My notes on Berkeley Square (1933)
If John L. Balderston is remembered at all, it’s thanks to screenwriting credits on 1930s Universal horror pictures (Dracula, Frankenstein, The Mummy, Bride of Frankenstein) which were multi-authored and owe little of their personality to the writing. He went to Hollywood off the back of Broadway success and was often assigned theatrical or classic adaptations like The Prisoner of Zenda, The Last of the Mohicans and Gaslight. In 1933, he scripted this version of his biggest stage hit, a timeslip historical romance (based on the unfinished Henry James novel The Sense of the Past) which has entered the genre gene-pool to influence Jack Finney, Rod Serling, Richard Matheson and many others.
Mounted for Fox with then-prestigious Frank Lloyd (coming off the Oscar-winning Cavalcade) as director and hot import Leslie Howard (who’d done the play) to star, it’s coffined by respectability in a way that, say, Frankenstein isn’t. It feels as if Balderston took the movie money and made as few changes as possible to the play, though a prologue which slightly confuses things is an addition and there’s one cinematic montage as an 18th Century woman has a vision of the hectic years to come. Snipping news footage and headlines together to provide a sense of the world speeding through history towards disaster has been done many, many times since – and the convention almost certainly begins here.
The prologue introduces periwigged, monied American patriot Peter Standish (Howard, not even trying to modify his Anglo-Hungarian cut-glass accent), who has just crossed the Atlantic from the newly-independent United States, intent on meeting and probably marrying Kate (Valerie Taylor), daughter of well-born, financially struggling Lady Ann Pettigrew (Irene Browne). The Pettigrews at least have a good address, and a younger daughter Helen (Heather Angel) pursued by a middle-aged, reasonably affluent creep Mr Throstle (Ferdinand Gottschalk). Then, in a sudden segue that Lloyd doesn’t make as magical as it should be, we clumsily leap to the present day and Peter’s like-named, lookalike descendant (Howard again) in the same house, regarding a Reynolds portrit of his ancestor and out of sorts with the times and his modern fiancee Marjorie (Betty Lawford).
Like Lost Horizon and Brigadoon and several other popular fantasies, this has a get-away-from-the-miseries-of-civilisation theme prompted by lingering memories of world wars – which are made explicit in the montage – though the upshot here is that would-be escapees learn that their fantasies become problematic when they get their wish. Modern Peter somehow exchanges places with his ancestor (inhabiting his clothes if not his body) and shows up at the house in Berkeley Square, dry despite the rain outside, in 1784. He throws time on a different track by falling in love not with the suspicious Kate, who comes to think that he’s a wicked wizard, but the more unconventional Helen, which scandalises the family, and prompts Throstle, Lady Ann and others to plot against the obviously odd Peter.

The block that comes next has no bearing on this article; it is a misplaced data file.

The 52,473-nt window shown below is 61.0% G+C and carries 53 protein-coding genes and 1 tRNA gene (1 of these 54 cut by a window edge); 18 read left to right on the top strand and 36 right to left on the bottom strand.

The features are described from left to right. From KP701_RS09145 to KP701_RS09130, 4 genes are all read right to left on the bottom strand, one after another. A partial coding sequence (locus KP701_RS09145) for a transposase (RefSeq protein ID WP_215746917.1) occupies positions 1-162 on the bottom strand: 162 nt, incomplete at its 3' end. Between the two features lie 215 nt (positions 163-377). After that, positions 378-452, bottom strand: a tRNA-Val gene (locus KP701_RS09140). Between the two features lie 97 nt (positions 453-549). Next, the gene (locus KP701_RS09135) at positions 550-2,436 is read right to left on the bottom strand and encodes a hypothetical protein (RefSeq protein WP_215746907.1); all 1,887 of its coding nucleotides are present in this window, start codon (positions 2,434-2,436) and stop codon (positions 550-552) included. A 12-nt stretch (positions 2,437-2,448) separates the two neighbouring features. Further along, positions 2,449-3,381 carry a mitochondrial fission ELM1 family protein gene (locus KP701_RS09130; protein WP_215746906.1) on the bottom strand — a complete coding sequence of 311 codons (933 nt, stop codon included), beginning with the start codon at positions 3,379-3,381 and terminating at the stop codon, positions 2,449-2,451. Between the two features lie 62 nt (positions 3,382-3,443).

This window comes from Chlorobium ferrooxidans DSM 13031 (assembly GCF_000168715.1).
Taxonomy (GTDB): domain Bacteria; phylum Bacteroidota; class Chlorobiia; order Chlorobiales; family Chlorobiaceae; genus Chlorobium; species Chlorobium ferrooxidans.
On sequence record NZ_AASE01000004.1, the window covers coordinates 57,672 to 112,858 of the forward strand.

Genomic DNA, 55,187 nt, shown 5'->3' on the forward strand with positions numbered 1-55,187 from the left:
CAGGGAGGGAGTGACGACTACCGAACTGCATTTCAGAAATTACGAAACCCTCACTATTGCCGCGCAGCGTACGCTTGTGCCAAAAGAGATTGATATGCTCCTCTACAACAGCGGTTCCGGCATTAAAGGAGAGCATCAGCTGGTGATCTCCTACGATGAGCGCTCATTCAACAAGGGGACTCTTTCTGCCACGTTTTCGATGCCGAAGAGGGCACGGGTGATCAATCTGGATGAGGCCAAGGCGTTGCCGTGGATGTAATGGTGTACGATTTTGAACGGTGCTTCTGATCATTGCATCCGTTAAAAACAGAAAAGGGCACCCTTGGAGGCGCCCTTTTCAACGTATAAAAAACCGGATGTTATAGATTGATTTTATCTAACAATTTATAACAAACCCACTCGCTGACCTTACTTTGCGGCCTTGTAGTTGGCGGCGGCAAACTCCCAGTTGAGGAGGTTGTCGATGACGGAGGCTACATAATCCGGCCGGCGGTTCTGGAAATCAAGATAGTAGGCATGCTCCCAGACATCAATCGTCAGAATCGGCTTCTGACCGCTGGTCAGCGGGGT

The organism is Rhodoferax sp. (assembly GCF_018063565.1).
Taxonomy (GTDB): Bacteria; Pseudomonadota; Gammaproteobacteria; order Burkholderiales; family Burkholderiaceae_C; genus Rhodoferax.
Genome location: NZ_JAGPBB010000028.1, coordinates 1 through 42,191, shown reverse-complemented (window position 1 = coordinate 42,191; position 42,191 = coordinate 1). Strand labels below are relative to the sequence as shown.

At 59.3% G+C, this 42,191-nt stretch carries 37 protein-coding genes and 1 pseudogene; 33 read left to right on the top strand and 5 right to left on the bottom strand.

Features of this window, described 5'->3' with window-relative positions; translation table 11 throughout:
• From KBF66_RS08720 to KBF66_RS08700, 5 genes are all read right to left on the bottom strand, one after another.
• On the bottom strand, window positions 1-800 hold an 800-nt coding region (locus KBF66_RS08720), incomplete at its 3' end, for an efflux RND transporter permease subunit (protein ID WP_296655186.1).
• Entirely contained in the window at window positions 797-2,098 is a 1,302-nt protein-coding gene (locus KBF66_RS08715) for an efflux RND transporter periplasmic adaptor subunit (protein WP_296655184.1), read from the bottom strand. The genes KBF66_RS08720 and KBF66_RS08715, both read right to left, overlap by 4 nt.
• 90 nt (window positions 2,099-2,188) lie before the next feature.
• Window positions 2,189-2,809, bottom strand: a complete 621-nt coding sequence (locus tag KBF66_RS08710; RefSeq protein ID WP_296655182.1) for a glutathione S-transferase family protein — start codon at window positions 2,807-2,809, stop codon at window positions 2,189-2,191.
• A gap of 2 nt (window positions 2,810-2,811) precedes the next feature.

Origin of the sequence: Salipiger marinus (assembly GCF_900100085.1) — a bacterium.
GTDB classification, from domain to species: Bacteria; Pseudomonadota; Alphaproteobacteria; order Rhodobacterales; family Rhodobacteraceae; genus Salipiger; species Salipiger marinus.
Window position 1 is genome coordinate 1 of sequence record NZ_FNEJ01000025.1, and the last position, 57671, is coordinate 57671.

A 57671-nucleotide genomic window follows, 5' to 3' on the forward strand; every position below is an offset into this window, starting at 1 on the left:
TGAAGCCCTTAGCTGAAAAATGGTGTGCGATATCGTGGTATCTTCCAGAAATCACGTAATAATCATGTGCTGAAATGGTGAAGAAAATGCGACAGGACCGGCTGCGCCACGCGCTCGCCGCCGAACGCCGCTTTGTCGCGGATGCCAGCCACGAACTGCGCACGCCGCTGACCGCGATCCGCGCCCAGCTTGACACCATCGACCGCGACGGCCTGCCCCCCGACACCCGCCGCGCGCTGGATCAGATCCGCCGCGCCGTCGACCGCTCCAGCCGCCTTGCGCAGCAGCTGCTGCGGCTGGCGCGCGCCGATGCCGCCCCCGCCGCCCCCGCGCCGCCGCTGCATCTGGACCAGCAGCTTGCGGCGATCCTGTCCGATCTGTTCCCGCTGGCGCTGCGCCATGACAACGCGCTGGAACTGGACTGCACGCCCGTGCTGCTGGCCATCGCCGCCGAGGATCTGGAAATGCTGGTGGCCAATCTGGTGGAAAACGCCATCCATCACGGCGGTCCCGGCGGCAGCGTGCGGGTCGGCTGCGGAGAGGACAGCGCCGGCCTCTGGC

Subsequent time travel stories have made much more of change-the-past paradoxes, and what actually goes on with the fabric of time here is vague (Balderston wasn’t competing with J.B. Priestley, H.G. Wells or J.M. Barrie in that arena) but the love-across-time theme always plays well. Here, Peter wishes for a more genteel era, then finds that he doesn’t like it very much: the money-grasping marriage-arranging world of Jane Austen is nastier when he has to live in it (he writes off Johnsonian witticisms as platitudes), the hygiene standards of 18th Century aren’t to his taste (he goes on about the smell, a detail that would have been cut after the production code came in) and attitudes he didn’t even know he had render him an outcast and a freak in the past.
Howard was a heart-throb in the 1930s, but seems simply whiny now – though the underrated Angel is winsome and winning as the heroine. The big, satisfying scene comes when Peter gets drunk and rails against the 18th Century, letting slip secrets about the future, gets Howard out of his well-spoken smarm mode, and triggers a reverse timeslip. When things are reordered, there’s a hint we could have had an alternate jape about the 18th Century Standish’s exploits in 1933 (running up gambling debts) but – having set him up in the opening – we don’t get any more of this character.
It’s a shame Balderston didn’t have a James Whale to nag him into making his material more cinematic because, for its era, it’s full of cutting edge ideas which would all be elaborated on time and again (including in Jack Finney’s novel Time and Again). The supporting cast makes room for fussy, likeable character bits from Lionel Belmore, Alan Mowbray (as Major William Clinton), Samuel S. Hinds, Beryl Mercer, Olaf Hytten (as Joshua Reynolds) and Juliette Compton (as the Duchess of Devonshire, the Keira Knightley role from The Duchess). The property was remade with Tyrone Power in 1952 as I’ll Never Forget You (aka The House in the Square) and on TV four times in the 1950s with Stanley Ridges, Richard Greene, John Kerr and David Knight — but has since fallen into disuse.
Howard’s “Anglo-Hungarian” accent may be peculiarly period-accurate. One widely-unadvertised fact about Americans of the revolutionary era is that most educated people of the time (such as the people who actually led the revolution) had “British” accents; it was considered the mark of a gentleman to speak “properly”. What we now think of as the flatter American accent developed in the then-west and slowly moved eastward, only really becoming the acceptable norm following the War of 1812.
This was one of H.P. Lovecraft’s favourite films